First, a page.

Those who live in states with fewer restrictions, even in states that have wisely strengthened protections in recent years, will certainly have an easier time. But their circumstances will be changed too, by the influx of patients from other parts of the country. Wait times and, with them, pressures on viability limits will increase. Moreover, resting easy on the idea of a patchwork of safer states assumes Republicans will not find a way to enact a federal legislative ban. For years, I’ve been told that will never happen. For years, I’d also been told that Roe would never fall.

In time, abortion’s illegality is going to affect everyone: you, your friends, your loved ones, your community, your kids, and your parents. It’s going to affect you if you or someone you know wants an abortion, and it’s frankly going to affect you even if you don’t.

Kerry Howley, “The Woman Who Killed Roe”

If we are by now accustomed to discussing ulterior motives and the well-documented history of legislators using abortion rhetoric to consolidate the right, we speak less of how the rhetoric works: by triggering in its subjects a stomach-churning horror. Millions of Americans believe that their fellow citizens tolerate and participate in the ongoing mass extermination of human children. They go to sleep — as I did as a child — assuming that the next day will involve thousands of babies murdered in a medical setting, whereupon cynical adults will call these murders “choices.” It is a horror not only in its violence but in the way it frames social reality; a world of self-justificatory liars slaughtering the innocent, architects of a darkness on par with the Holocaust or slavery. The family given to this worldview is focused on the grisly death of a child against the harrowing idea of “a woman’s right,” the repetition of which becomes itself part of the nightmare. Every other call to humanity then becomes a kind of hypocrisy: How can you claim to care about some narrow issue of social justice when you condone this unspeakable violence? It is a darkness the democratic process is not particularly equipped to handle, in that it breaks the terms of negotiation. If you come to believe you live in a state that sanctions the routine murder of children, nearly anything can be justified in their defense. “Abortion is murder,” reads the old tagline for the radical activist group Operation Rescue. “Act like it.”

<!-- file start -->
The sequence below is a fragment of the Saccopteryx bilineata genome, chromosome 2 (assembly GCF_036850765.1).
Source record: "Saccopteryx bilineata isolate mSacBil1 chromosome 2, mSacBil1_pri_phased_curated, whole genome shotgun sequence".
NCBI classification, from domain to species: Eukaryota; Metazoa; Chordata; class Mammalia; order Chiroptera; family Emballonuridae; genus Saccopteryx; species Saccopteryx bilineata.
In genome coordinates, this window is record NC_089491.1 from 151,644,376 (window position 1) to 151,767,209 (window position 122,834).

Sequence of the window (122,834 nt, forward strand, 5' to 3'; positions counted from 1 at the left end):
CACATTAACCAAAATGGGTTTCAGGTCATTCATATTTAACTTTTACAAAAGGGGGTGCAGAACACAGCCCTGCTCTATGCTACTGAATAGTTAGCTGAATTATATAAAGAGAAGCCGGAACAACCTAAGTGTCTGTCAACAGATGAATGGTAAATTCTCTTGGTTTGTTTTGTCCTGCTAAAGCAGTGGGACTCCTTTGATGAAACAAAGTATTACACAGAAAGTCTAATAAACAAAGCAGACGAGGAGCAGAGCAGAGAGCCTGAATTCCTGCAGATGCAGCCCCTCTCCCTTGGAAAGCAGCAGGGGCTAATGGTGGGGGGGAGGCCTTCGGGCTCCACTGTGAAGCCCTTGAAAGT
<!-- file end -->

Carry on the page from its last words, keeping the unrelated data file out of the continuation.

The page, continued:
Kaya Oakes, “Christianity Today’s Sexual Misconduct Problem and the Complications with Forgiving Institutions”

But a reason reporters might not be focusing on stories of reconciliation between abuse victims and church-led institutions is simply because there are not many stories about reconciliation and forgiveness to tell. Over and over, institutions like the Catholic Church, Christianity Today, and universities big and small have apologized for covering up, hiding, and abetting abuse in many forms. Very rarely do abuse victims announce that they have forgiven the institution and are ready to move on. Perhaps that is because the institution has not earned and is not owed any forgiveness.